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Money Claims Online

(8 Posts)
NamedyChangedy Wed 14-Feb-18 13:21:41

A building contractor owes me a large sum of money, and has repeatedly promised to pay but keeps delaying for various reasons. I've run out of patience.

I'm thinking of using the Money Claims Online service - can someone with experience of it please let me know if there's any potential risk to doing this? It looks like the cost would be 5% of the amount owed, which I'm comfortable with. Would I ever get it back though?

Also, I'm thinking he never had any intention of paying, and may even declare bankruptcy to get out of it. Would that be an option for him?

prh47bridge Wed 14-Feb-18 15:54:40

You can reclaim the cost of using MCOL from the building contractor. However, no-one on here can tell you whether you will get your money. If he has the resources to pay he can be made to do so but he can't be forced to pay money he doesn't have.

NamedyChangedy Wed 14-Feb-18 16:12:55

So if they can't force him to pay, then what's the consequence of non-payment for him? Wouldn't he have to pay it back eventually, once he does get the money?

FannyWisdom Wed 14-Feb-18 16:16:28

Bailiff or sheriff.

If he goes bankrupt and you are in it then no you don't get paid.

prh47bridge Wed 14-Feb-18 17:11:44

If you go through MCOL you get a court order. If he still doesn't pay you can go back to court and ask them to enforce. There are various enforcement mechanisms - bailiffs, attachment of earnings, freezing their bank account, a charge against their assets or forcing them into bankruptcy. This assumes you are in England - the options in Scotland are a little different.

If the contractor has a limited company and they owe you money, you would be taking action against the company rather than the person. The contractor is not personally liable for his company's debts, so you would need to make sure the business can afford to pay.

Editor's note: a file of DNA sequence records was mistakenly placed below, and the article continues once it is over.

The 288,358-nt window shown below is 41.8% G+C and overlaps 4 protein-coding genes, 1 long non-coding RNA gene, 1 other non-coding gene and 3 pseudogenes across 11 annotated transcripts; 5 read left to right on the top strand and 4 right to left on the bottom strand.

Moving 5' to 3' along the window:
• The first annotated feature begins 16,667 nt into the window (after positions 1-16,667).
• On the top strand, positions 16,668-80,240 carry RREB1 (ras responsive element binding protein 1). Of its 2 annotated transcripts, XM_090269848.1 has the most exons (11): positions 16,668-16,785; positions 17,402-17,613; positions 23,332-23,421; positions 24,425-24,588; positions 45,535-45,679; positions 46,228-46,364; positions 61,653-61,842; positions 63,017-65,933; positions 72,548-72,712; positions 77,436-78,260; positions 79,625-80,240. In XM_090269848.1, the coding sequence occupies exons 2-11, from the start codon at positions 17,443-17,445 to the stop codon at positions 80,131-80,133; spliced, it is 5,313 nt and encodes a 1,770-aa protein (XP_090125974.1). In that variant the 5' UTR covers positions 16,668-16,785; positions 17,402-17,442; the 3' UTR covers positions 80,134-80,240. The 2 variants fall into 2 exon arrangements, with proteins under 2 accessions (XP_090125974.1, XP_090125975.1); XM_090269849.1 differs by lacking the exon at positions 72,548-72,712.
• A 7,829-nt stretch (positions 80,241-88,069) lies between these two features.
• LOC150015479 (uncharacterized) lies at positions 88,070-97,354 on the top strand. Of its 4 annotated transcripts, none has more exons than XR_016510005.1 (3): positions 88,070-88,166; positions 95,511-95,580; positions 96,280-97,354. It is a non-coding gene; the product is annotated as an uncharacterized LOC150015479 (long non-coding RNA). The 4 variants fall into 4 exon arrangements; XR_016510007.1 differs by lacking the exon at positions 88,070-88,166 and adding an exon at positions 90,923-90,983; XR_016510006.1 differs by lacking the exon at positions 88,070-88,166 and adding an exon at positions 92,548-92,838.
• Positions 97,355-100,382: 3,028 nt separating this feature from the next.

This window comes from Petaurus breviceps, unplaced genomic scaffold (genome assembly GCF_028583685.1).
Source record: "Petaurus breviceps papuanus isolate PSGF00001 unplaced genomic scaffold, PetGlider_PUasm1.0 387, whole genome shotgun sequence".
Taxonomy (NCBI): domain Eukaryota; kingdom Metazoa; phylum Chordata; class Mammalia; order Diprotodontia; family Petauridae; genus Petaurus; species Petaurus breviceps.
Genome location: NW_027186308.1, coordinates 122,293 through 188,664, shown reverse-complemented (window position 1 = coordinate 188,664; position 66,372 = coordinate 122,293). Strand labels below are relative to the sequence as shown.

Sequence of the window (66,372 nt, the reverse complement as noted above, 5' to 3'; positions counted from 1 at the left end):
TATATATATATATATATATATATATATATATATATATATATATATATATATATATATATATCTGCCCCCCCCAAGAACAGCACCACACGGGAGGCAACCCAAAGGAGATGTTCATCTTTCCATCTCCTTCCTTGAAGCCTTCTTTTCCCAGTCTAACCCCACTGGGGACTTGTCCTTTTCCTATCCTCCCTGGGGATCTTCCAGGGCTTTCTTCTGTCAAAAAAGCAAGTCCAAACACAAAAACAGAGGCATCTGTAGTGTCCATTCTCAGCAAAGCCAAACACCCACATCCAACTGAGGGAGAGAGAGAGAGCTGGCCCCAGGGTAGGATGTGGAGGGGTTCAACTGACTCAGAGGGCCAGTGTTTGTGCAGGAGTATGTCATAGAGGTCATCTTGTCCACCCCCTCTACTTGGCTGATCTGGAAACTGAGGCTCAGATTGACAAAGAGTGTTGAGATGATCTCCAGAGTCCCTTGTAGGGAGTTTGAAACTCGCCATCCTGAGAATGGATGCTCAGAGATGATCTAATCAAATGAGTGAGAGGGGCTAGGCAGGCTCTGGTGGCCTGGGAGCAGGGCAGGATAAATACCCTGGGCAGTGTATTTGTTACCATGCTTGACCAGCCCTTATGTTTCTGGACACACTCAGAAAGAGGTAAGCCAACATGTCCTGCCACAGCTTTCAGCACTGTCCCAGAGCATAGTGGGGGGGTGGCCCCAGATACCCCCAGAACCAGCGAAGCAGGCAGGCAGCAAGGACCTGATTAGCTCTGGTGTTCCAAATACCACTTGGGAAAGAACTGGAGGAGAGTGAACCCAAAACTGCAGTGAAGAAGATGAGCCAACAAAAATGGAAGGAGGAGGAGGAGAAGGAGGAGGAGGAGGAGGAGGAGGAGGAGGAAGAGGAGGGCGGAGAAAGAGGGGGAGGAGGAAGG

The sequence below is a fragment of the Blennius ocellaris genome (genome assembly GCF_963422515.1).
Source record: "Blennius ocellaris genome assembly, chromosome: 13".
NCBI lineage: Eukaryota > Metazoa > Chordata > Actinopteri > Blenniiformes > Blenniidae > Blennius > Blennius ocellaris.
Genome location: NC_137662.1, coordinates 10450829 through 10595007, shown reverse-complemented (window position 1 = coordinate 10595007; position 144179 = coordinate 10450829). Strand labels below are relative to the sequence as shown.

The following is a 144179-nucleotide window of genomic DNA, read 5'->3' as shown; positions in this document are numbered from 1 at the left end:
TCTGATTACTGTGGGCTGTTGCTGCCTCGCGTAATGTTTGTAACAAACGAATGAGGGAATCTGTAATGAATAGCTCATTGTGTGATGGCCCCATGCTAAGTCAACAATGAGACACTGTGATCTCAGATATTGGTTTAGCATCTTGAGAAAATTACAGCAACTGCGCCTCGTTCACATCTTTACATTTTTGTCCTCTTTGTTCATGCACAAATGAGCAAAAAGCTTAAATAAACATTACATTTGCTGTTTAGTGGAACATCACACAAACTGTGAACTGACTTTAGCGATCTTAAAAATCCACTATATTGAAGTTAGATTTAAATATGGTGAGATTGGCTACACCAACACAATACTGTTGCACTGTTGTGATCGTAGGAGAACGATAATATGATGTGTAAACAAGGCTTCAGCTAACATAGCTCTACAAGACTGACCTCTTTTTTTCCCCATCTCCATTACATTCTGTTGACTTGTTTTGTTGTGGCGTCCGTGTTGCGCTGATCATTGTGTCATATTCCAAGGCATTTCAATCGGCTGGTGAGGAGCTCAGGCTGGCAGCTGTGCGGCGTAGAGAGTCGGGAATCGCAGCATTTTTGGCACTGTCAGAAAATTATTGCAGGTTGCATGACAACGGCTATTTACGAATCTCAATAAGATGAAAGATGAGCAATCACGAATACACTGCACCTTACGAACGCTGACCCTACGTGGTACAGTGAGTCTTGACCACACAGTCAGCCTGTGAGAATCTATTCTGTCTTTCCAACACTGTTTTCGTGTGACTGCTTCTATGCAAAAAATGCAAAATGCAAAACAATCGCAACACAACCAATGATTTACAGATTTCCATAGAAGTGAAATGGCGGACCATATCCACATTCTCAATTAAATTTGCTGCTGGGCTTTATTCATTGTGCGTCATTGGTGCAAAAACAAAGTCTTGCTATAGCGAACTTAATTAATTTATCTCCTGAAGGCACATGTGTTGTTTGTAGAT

If he goes bankrupt you may get some of your money but it is unlikely you would get all of it. When he is discharged from bankruptcy most of the debts he had when he became bankrupt would be cancelled.

If he does not go bankrupt he should pay the debt eventually but it can take a long time. You may have to agree to him repaying in instalments if he cannot afford to pay it all immediately.

NamedyChangedy Wed 14-Feb-18 17:29:41

Thanks so much prh47, that's all very useful to know. And yes, I'm in England.

Our contract with him was through his limited company - is there a way I can look into the business' ability to pay?

We have already offered instalments but he still wouldn't pay. He said yes instalments are a good idea, I'll pay you in Dec, then Jan, then Feb, now it's March etc etc. I know he's a dishonest person because that's how we ended up in this situation in the first place.

I've just had enough of it now - I'd like a resolution even if I end up not getting the full amount, as it'll mean I can move on with my life. At the moment everything is in limbo as I don't know what I'll be able to afford if / when I get the money back. I've tried one last time and then it's MCOL, with fingers tightly crossed.

prh47bridge Wed 14-Feb-18 17:54:05

Companies House will have the most recent accounts he filed which will give you some idea. The risk is that he might decide to close the company in which case you may get only a fraction of what you are owed. But you should certainly look into it.

Before taking legal action you need to send a "letter before action". This should set out how much he owes you, give him a reasonable deadline to pay and state that you will take legal action if he does not pay by the deadline.

NamedyChangedy Wed 14-Feb-18 18:46:14

I looked up 'letter before action' and I've actually sent him everything that citizens advice suggest you include, however I've sent it all in an email. Just so we're 100% covered I'll also send him a letter.

Thanks again for your help, am feeling much more in control now, rather than being entirely at his mercy.

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